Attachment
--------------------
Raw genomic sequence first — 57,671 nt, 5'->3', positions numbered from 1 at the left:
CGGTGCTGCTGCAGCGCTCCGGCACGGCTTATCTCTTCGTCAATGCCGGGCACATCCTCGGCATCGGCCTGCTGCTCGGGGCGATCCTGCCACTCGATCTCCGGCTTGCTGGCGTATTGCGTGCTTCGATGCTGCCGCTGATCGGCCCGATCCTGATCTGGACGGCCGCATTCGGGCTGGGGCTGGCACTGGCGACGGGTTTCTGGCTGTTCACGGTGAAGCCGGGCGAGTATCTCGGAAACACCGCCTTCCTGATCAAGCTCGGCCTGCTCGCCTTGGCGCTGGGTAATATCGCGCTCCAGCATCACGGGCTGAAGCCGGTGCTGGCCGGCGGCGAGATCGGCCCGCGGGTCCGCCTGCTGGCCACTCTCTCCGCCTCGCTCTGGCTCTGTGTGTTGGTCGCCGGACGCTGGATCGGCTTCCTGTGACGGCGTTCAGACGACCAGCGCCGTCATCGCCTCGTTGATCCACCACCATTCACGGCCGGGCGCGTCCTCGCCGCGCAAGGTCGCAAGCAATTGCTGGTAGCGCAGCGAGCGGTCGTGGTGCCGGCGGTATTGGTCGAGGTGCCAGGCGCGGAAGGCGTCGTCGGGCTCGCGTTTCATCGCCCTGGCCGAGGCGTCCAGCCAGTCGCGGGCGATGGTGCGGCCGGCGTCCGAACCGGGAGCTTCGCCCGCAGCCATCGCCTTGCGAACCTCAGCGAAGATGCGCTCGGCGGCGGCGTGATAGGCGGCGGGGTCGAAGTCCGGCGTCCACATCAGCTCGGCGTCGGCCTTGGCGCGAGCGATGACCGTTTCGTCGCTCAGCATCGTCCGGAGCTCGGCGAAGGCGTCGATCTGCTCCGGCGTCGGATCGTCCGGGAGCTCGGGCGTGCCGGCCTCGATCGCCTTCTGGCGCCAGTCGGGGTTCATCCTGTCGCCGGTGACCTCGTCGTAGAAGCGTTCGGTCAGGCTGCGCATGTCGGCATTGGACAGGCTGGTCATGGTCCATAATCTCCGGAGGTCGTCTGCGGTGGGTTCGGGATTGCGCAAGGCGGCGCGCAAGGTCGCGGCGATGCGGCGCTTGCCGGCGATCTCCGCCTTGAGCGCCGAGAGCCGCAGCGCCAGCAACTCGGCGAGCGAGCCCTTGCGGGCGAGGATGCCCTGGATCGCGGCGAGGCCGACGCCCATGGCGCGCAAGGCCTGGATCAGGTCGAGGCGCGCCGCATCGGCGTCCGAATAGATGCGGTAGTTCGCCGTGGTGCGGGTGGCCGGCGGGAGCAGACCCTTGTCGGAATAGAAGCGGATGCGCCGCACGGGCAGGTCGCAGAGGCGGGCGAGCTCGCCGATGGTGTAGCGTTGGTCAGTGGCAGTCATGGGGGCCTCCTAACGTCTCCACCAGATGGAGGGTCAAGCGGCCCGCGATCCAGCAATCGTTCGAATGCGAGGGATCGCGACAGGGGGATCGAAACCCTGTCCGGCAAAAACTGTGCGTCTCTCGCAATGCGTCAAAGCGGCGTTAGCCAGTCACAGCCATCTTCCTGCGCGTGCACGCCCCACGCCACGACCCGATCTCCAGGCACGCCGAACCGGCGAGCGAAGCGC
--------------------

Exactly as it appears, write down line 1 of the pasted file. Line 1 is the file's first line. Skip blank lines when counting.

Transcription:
Raw genomic sequence first — 57,671 nt, 5'->3', positions numbered from 1 at the left: